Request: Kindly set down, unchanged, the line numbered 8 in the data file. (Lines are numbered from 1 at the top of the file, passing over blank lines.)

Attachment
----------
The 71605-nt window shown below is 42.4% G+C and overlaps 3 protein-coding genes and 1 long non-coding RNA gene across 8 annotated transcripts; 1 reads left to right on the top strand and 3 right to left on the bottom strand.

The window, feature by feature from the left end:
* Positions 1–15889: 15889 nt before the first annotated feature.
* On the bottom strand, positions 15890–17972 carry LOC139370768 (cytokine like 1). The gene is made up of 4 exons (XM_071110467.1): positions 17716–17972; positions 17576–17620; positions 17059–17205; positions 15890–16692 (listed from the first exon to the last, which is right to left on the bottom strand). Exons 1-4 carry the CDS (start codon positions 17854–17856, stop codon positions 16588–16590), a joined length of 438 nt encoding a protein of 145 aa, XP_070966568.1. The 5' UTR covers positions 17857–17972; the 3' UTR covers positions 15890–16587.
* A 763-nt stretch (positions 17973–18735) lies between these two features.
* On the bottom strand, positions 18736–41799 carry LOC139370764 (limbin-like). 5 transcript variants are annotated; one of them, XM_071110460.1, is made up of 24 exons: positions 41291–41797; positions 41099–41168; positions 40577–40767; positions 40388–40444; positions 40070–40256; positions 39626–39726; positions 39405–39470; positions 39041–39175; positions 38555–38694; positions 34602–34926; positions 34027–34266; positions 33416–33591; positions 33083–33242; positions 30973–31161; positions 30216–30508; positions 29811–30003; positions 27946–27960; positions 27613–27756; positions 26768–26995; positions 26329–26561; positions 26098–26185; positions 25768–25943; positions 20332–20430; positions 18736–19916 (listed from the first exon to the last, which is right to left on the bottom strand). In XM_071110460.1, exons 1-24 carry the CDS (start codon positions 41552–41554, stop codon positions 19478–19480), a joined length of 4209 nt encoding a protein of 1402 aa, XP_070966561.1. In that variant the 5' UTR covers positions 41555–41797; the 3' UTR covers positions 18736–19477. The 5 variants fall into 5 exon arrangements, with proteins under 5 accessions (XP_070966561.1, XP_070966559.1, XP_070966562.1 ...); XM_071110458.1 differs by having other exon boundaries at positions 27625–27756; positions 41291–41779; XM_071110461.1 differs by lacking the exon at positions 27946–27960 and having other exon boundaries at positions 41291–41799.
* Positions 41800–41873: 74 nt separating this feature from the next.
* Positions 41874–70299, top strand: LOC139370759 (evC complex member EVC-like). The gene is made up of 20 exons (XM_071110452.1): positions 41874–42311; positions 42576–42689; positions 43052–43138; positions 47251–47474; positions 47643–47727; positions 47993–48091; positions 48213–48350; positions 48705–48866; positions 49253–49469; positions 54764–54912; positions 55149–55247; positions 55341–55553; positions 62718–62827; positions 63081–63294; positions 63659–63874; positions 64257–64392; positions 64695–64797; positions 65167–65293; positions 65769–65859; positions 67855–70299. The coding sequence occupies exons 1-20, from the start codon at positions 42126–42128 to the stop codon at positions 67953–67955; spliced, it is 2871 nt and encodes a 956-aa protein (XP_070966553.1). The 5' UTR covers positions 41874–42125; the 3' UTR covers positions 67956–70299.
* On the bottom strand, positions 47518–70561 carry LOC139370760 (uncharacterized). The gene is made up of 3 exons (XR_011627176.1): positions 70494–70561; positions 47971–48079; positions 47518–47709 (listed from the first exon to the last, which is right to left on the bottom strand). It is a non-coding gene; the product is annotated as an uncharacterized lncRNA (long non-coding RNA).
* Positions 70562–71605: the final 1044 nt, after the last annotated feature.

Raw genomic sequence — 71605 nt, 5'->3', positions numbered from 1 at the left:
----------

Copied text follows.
* Positions 41874–70299, top strand: LOC139370759 (evC complex member EVC-like). The gene is made up of 20 exons (XM_071110452.1): positions 41874–42311; positions 42576–42689; positions 43052–43138; positions 47251–47474; positions 47643–47727; positions 47993–48091; positions 48213–48350; positions 48705–48866; positions 49253–49469; positions 54764–54912; positions 55149–55247; positions 55341–55553; positions 62718–62827; positions 63081–63294; positions 63659–63874; positions 64257–64392; positions 64695–64797; positions 65167–65293; positions 65769–65859; positions 67855–70299. The coding sequence occupies exons 1-20, from the start codon at positions 42126–42128 to the stop codon at positions 67953–67955; spliced, it is 2871 nt and encodes a 956-aa protein (XP_070966553.1). The 5' UTR covers positions 41874–42125; the 3' UTR covers positions 67956–70299.